Many people ask me, what is BPPV? They also want to know what symptoms are common with this vestibular disorder.

The B in BPPV stands for Benign, which means it is not a disease or a pathology. However, the secondary effects of unresolved BPPV can be very serious, like loss of muscle stress and excessive worry.

The P stands for Paroxysmal. This is a fancy word that means it is not constant. It comes and it goes, so it is occasional.

The second P stands for Positional.

The V in BPPV stands for Vertigo.

Vertigo is defined as a false sense of spinning, tilting, or translating when you are actually still, OR it can be a distorted perception of otherwise normal motions.

Many people use the terms dizziness and vertigo as if they are the same. In fact, the symptoms of vertigo are different that what would be described as dizziness. Some people have both!

Someone with vertigo is going to have a false feeling of motion or a distortion of normal motion. Whereas, someone with dizziness is going to have a feeling of lightheadedness or a feeling like they are about to pass out.

Dizziness is the kind of feeling that people get if they stand up too quickly, especially if they are on blood pressure medicine or dehydrated. They do not feel any false motion, but they feel like they might pass out.

Vertigo, by definition, has a false sense of motion or a distortion of motion.

This false sense of motion can be a tilting feeling, spinning feeling, or a sliding feeling.

The false feeling of sliding or tilting is typically forward, backward, to the side, or some combination of those directions.

The spinning feeling can be either clockwise or counter-clockwise in the direction you are facing, or a sideways spin as if you are rolling in a barrel.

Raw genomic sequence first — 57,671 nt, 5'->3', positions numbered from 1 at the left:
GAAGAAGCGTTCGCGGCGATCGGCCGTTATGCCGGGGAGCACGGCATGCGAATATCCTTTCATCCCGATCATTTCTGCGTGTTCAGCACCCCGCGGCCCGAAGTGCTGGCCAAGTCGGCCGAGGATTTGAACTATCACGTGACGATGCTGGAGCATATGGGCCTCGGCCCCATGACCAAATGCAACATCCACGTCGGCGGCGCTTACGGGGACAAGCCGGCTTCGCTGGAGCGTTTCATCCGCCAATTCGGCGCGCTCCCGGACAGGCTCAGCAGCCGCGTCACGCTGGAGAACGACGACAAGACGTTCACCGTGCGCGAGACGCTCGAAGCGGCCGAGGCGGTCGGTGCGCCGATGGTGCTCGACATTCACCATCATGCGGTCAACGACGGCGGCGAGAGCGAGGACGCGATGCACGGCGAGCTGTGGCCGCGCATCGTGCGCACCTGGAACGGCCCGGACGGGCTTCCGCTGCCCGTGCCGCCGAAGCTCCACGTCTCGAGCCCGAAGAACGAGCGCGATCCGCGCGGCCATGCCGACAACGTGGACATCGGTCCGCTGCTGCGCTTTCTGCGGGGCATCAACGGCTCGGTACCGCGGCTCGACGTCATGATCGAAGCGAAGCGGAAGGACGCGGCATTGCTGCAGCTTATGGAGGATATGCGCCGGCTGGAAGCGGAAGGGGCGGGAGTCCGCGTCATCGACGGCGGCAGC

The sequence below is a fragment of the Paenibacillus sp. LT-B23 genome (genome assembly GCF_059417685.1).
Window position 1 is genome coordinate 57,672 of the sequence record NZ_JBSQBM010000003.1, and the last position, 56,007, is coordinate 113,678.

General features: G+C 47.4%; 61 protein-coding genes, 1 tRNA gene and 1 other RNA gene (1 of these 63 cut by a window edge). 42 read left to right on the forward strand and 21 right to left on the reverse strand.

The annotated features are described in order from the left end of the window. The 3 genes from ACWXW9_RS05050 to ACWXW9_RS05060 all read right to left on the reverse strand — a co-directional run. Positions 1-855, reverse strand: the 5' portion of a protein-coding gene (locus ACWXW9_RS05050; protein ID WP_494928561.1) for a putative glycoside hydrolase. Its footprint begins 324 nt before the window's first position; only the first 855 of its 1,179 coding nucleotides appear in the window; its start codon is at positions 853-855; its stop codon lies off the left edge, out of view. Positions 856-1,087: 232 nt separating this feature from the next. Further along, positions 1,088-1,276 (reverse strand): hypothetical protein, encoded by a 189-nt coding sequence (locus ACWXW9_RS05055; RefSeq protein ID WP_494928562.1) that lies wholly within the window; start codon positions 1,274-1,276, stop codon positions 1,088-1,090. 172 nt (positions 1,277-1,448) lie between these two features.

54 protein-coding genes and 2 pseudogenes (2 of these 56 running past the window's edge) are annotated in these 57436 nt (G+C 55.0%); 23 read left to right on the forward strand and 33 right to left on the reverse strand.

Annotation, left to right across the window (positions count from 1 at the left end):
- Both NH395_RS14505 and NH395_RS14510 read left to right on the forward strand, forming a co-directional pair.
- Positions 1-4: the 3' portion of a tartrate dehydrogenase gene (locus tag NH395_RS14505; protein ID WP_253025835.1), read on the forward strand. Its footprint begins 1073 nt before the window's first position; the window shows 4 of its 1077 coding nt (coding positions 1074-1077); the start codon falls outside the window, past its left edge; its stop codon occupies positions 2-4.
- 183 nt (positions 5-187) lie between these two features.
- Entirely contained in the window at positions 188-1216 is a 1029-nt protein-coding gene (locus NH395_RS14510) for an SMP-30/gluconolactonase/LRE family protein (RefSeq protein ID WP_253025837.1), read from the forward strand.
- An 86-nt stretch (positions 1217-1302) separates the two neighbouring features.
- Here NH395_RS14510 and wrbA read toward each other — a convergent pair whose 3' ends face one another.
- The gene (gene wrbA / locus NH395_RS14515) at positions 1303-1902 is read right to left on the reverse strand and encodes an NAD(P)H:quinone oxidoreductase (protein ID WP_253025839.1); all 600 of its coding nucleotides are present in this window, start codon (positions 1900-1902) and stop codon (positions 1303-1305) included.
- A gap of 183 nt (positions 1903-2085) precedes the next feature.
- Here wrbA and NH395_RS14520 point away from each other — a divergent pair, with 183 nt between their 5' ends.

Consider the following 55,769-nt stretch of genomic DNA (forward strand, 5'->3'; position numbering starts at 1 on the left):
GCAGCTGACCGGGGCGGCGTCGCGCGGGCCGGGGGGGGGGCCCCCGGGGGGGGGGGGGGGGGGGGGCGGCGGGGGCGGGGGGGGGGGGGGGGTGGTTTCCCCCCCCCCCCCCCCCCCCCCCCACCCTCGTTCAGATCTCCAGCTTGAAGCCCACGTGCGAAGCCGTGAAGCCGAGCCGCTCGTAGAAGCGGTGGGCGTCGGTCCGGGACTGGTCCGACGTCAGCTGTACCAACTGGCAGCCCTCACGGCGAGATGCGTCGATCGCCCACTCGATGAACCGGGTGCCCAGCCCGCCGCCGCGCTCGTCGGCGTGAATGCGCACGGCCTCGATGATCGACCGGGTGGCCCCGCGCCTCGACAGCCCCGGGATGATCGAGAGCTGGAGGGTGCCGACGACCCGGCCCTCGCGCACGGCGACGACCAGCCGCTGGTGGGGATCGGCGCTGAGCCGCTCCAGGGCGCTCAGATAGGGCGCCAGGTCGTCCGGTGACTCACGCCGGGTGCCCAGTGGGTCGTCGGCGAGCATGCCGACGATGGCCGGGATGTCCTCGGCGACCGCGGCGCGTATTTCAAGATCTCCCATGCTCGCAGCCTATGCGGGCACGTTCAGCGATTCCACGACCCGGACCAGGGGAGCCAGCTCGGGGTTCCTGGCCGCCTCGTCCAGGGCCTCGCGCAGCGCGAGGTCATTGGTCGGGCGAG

I had a young lady recently who was walking straight down a level hallway in her home and she said that she felt like she was walking down into the floor or down a set of stairs. She looked perfectly normal to me but she felt like she was walking down into the ground or sinking into the floor with each step.

That example is considered vertigo because she had an abnormal perception of otherwise normal motion.

I had another patient who described feeling like she was thrown off the edge of the earth into a spinning black hole when she rolled over in bed. To an observer, she simply looked like she was rolling over in bed.

That is a classic description of vertigo caused by BPPV.

Vertigo can manifest in any of those ways, but the point is that what the person feels like is happening, is not what anyone looking at them sees happening. That is why BPPV creates an invisible disability.

Are you experiencing symptoms of vertigo or BPPV? If so, it may be beneficial to seek professional help from a vertigo expert.

I have published many other free, educational blogs with more detailed information about common causes of BPPV and recurrence of BPPV. I also have blogs on prevention of BPPV, self-treatment for BPPV, and how BPPV can affect your sleeping position as well as a BPPV overview.


This blog is provided for informational purposes only. The content and any comments by Dr. Kim Bell, DPT are not intended to be a substitute for professional medical advice, diagnosis, or treatment. Always seek the advice of your physician or other qualified health provider with any questions you may have regarding a medical condition. The details of any case mentioned in this post represent a typical patient that Dr. Bell might see and do not describe the circumstances of a specific individual.

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